Proposed stadium financials explained at Faculty Senate meeting

University CFO and treasurer Ken Kaiser broke down the university’s costs of continuing to rent Lincoln Financial Field, versus building an on-campus stadium.

The Faculty Senate met Tuesday afternoon to discuss financing of Temple’s proposed $126 million on-campus stadium.

University CFO and Treasurer Ken Kaiser presented “On-Campus Stadium Financial Review and Rationale” to attendees, and explained the difference of cost between building the stadium and continuing to rent out Lincoln Financial Field.

“It’s your typical ‘rent-or-buy’ question,” Kaiser told the Senate. “It’s a lot less expensive over the long-term.”

According to Kaiser’s presentation, while the rent has not increased, average game-day expenses have increased almost nine times, from $195,000 in 2003 to a projected $1,730,000 in 2017. With the $1 million rent added, the cost for playing at Lincoln Financial Field has doubled over fifteen years, Kaiser said.

With its own stadium, he said, Temple would pay two-thirds less for game-day expenses, creating $4 million of savings by 2024.

He added the proposed 2018-2022 lease with the Eagles would triple the annual rent Temple plays, along with an almost $300,000 increase in average game-day expenses.

He said the Eagles had offered two one-year extensions for Temple’s lease at half the rent price, but would “charge millions” in other expenses.

“The Eagles, they’re a smart bunch,” Kaiser said.

Kaiser then compared the costs and revenues that would be generated if Temple continues to lease at Lincoln Financial Field, versus building its own on-campus stadium.

He said game-day expenses, which increase at a projected 16.9 percent annual rate, would only cost $872,000 and increase at a 5 percent annual rate.

While Temple only gets 10 percent of concession revenues and no parking or suite revenues from its games at Lincoln Financial Field, Kaiser said Temple would be able to get 100 percent of the revenue from concessions, parking and suites from an on-campus stadium.

The stadium, Kaiser said, would become financially stable after a few years whereas continuing to rent from the Eagles would result in “growing deficits.”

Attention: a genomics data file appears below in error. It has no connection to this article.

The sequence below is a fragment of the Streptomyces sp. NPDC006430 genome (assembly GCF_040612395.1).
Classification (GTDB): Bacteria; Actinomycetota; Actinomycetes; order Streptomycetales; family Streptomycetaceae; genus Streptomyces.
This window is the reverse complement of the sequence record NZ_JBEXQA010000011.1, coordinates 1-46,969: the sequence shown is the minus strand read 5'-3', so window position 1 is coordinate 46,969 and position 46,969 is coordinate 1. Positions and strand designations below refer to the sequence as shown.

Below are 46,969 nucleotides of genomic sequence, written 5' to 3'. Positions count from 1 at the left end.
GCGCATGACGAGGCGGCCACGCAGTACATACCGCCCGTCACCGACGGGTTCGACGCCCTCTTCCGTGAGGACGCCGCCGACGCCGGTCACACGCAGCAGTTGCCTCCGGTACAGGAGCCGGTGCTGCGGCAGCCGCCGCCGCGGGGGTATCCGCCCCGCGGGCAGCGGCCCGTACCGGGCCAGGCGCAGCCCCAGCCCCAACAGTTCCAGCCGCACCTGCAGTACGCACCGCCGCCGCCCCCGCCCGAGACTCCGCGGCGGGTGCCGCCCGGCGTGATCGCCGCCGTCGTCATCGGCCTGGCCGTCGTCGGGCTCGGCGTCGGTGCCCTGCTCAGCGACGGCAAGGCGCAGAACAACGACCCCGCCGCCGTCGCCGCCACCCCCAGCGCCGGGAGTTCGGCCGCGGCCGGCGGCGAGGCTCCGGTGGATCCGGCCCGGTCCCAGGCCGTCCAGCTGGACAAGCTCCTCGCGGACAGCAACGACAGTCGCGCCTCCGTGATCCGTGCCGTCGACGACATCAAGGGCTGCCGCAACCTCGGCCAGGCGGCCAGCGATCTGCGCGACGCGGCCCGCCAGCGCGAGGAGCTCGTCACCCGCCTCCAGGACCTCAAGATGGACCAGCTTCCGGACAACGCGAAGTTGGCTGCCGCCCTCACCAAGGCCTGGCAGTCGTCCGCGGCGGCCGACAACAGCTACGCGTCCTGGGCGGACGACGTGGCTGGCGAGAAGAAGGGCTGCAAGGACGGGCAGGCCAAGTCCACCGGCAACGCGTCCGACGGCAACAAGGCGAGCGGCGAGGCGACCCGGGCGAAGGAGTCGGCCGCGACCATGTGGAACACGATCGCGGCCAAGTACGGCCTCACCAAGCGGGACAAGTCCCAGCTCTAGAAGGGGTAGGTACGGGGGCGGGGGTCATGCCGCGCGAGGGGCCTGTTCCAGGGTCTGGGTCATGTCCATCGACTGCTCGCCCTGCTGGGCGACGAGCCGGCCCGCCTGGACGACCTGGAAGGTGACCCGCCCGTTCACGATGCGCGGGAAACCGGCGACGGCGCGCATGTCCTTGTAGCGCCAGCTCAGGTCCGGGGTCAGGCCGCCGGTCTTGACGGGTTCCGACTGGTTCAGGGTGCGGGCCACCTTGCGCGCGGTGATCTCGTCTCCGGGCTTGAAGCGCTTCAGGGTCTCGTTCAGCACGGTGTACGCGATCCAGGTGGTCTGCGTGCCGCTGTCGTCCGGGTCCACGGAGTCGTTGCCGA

Kaiser then explained the university’s plan to fund the $126 million stadium, adding it will rely mostly on contributions and will not need any increase in tuition. The largest method of payment would be through a debt service—similar to a mortgage—of $56 million, offset by the stadium’s revenues and cost savings. The next payment will be through $50 million worth of donations, sponsorships, private gifts and seat licenses.

“This is the one area that really needs to come through,” Kaiser said.

He added $15 million has already been donated, the highest donation total Kaiser has seen in his time at Temple.

“It shows people are already really interested,” he said.

The state governor’s office has also promised to contribute $20 million to the project.

Kaiser added that even with no increase in game attendance, the stadium would have an increasing revenue of $2 and $3 million annually.

Temple will “break even” five years after building the stadium, Kaiser said. In year six and the years after, the stadium would produce a margin, with savings “growing year after year.”

Kaiser added the stadium will save the university more than $21 million by 2024, compared to leasing at Lincoln Financial Field—not including revenue from a retail plaza, which will be paid for by third-party developers.

After discussing new Faculty Senate elections, adjunct contract negotiations and Temple’s Crisis, Assessment, Response and Education program, the Faculty Senate passed a motion condemning anti-LGBT laws passed in North Carolina and Mississippi.

The meeting ran several minutes late, and no faculty could be reached for comment after its conclusion.

Julie Christie can be reached at or on Twitter @ChristieJules.

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